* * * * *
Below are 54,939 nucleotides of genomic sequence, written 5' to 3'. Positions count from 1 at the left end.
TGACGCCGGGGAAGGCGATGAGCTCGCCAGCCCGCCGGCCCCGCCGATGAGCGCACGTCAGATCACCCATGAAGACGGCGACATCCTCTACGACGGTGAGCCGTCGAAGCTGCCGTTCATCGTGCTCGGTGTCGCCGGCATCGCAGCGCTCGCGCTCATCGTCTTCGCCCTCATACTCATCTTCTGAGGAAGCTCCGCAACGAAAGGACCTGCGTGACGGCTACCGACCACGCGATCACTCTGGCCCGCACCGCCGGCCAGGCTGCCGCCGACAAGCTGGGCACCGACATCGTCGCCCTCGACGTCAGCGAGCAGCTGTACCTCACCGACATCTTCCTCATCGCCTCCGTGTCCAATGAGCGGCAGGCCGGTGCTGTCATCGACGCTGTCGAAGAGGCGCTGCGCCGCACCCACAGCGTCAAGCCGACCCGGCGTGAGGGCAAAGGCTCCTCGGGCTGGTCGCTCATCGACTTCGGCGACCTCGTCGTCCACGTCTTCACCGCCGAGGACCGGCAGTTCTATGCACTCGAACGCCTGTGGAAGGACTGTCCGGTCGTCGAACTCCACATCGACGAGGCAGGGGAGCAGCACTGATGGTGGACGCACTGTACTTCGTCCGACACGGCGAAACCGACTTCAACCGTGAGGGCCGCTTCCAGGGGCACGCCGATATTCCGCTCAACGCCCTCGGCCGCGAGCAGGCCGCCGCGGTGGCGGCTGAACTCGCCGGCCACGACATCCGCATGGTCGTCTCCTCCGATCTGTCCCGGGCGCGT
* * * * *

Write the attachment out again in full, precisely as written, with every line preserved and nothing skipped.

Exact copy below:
Below are 54,939 nucleotides of genomic sequence, written 5' to 3'. Positions count from 1 at the left end.
TGACGCCGGGGAAGGCGATGAGCTCGCCAGCCCGCCGGCCCCGCCGATGAGCGCACGTCAGATCACCCATGAAGACGGCGACATCCTCTACGACGGTGAGCCGTCGAAGCTGCCGTTCATCGTGCTCGGTGTCGCCGGCATCGCAGCGCTCGCGCTCATCGTCTTCGCCCTCATACTCATCTTCTGAGGAAGCTCCGCAACGAAAGGACCTGCGTGACGGCTACCGACCACGCGATCACTCTGGCCCGCACCGCCGGCCAGGCTGCCGCCGACAAGCTGGGCACCGACATCGTCGCCCTCGACGTCAGCGAGCAGCTGTACCTCACCGACATCTTCCTCATCGCCTCCGTGTCCAATGAGCGGCAGGCCGGTGCTGTCATCGACGCTGTCGAAGAGGCGCTGCGCCGCACCCACAGCGTCAAGCCGACCCGGCGTGAGGGCAAAGGCTCCTCGGGCTGGTCGCTCATCGACTTCGGCGACCTCGTCGTCCACGTCTTCACCGCCGAGGACCGGCAGTTCTATGCACTCGAACGCCTGTGGAAGGACTGTCCGGTCGTCGAACTCCACATCGACGAGGCAGGGGAGCAGCACTGATGGTGGACGCACTGTACTTCGTCCGACACGGCGAAACCGACTTCAACCGTGAGGGCCGCTTCCAGGGGCACGCCGATATTCCGCTCAACGCCCTCGGCCGCGAGCAGGCCGCCGCGGTGGCGGCTGAACTCGCCGGCCACGACATCCGCATGGTCGTCTCCTCCGATCTGTCCCGGGCGCGT